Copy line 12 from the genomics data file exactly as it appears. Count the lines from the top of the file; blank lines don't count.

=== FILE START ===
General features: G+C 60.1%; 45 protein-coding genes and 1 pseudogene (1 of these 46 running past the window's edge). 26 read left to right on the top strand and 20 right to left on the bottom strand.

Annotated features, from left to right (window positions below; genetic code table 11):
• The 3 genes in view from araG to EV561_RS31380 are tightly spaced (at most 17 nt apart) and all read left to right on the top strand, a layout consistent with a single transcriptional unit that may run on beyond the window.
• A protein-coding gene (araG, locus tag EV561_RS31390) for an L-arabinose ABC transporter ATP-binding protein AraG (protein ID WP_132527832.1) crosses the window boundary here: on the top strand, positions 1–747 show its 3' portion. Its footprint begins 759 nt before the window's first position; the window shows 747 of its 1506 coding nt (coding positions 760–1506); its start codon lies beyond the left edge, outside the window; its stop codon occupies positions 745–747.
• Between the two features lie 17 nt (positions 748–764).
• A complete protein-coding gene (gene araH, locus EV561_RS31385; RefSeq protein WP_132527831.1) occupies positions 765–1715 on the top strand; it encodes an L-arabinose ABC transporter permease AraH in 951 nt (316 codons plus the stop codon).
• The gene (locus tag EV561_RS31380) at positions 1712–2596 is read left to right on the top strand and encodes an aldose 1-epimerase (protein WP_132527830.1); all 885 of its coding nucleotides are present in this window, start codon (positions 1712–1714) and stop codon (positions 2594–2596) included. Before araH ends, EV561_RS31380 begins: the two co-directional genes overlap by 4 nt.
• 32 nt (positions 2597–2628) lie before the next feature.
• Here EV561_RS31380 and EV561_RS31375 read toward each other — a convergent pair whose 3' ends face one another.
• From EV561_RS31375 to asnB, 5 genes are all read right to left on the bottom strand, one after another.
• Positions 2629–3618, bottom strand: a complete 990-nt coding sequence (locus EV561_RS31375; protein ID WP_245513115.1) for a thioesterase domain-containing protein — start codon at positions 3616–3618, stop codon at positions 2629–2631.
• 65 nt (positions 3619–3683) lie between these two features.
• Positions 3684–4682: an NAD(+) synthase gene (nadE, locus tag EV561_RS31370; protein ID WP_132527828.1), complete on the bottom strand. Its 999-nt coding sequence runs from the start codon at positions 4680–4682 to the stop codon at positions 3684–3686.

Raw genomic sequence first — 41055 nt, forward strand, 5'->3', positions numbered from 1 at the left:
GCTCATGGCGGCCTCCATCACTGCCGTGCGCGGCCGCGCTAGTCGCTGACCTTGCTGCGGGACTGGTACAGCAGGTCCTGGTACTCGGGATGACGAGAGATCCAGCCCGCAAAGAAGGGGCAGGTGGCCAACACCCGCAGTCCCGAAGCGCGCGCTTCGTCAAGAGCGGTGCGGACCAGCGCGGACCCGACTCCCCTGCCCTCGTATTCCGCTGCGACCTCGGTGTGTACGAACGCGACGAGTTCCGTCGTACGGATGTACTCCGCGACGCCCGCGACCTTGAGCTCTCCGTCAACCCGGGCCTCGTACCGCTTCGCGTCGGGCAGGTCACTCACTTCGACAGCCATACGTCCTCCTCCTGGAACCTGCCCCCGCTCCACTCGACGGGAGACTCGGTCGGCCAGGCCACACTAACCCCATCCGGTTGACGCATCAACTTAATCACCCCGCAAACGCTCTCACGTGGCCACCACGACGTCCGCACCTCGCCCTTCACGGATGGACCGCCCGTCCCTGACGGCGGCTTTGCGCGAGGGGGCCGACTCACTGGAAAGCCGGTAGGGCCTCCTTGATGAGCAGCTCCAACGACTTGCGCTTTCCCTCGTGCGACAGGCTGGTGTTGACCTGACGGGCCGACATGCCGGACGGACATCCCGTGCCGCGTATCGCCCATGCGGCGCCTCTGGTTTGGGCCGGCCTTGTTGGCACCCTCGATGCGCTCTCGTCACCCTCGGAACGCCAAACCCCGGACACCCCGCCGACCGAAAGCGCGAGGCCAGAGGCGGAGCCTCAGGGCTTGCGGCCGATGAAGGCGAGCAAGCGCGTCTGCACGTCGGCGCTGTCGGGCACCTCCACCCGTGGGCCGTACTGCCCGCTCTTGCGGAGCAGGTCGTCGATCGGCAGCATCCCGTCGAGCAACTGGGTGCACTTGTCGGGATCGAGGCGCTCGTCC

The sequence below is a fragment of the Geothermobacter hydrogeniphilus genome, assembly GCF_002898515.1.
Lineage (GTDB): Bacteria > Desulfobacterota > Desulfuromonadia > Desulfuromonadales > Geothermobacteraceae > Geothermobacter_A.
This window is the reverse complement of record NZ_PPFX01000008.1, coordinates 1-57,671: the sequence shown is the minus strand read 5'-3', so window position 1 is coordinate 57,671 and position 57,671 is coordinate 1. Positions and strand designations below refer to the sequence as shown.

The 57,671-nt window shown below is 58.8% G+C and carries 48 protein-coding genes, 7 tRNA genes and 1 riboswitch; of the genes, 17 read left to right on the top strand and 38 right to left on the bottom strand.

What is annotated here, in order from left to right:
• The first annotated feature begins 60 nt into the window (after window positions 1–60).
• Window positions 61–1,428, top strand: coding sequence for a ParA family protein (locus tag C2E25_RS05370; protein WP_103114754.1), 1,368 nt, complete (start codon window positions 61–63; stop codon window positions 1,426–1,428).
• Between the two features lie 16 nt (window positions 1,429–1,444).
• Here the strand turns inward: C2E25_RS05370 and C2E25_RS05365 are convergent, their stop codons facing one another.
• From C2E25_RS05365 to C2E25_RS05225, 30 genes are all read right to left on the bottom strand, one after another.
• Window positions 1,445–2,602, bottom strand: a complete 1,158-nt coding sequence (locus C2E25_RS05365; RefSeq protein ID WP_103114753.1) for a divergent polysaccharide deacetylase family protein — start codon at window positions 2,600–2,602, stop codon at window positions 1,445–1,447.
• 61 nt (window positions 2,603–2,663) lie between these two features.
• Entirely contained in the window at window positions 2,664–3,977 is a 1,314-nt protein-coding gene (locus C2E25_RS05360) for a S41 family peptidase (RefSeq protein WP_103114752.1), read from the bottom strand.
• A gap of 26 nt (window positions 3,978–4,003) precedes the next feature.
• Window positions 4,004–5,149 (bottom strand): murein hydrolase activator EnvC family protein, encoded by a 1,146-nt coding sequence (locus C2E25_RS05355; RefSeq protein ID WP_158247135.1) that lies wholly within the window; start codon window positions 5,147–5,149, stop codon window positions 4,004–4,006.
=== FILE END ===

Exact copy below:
• 65 nt (positions 3619–3683) lie between these two features.